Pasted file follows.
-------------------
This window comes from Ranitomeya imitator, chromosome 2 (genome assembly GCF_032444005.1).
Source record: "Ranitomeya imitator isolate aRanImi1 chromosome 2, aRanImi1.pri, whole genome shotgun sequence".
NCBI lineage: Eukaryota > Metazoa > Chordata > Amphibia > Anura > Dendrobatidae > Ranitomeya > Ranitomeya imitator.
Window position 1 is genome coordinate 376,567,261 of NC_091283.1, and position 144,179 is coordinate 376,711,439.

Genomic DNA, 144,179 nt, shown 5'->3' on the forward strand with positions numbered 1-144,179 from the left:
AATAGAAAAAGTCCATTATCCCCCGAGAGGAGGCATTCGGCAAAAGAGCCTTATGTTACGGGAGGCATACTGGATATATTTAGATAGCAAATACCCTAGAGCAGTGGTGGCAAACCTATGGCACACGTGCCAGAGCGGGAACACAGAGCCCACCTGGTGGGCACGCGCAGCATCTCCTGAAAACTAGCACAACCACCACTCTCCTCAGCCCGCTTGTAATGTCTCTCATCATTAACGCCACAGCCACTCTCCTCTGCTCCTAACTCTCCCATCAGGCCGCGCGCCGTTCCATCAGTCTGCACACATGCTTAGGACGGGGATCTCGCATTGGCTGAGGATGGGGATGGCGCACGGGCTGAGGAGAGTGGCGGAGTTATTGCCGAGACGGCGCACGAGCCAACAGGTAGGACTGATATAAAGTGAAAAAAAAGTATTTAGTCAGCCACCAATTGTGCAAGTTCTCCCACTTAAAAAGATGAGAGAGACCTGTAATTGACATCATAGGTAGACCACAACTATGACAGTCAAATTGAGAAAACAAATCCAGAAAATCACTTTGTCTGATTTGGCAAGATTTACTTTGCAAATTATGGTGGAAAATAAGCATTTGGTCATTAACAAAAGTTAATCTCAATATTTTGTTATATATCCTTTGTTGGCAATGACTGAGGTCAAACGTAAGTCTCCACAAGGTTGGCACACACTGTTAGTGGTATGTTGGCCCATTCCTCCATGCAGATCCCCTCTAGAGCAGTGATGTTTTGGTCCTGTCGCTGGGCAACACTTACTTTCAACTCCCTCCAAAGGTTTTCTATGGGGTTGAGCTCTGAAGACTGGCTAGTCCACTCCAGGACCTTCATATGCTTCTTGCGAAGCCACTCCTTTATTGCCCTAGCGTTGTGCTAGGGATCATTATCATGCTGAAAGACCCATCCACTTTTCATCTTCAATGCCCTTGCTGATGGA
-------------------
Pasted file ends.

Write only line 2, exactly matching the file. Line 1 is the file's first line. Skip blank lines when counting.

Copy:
Source record: "Ranitomeya imitator isolate aRanImi1 chromosome 2, aRanImi1.pri, whole genome shotgun sequence".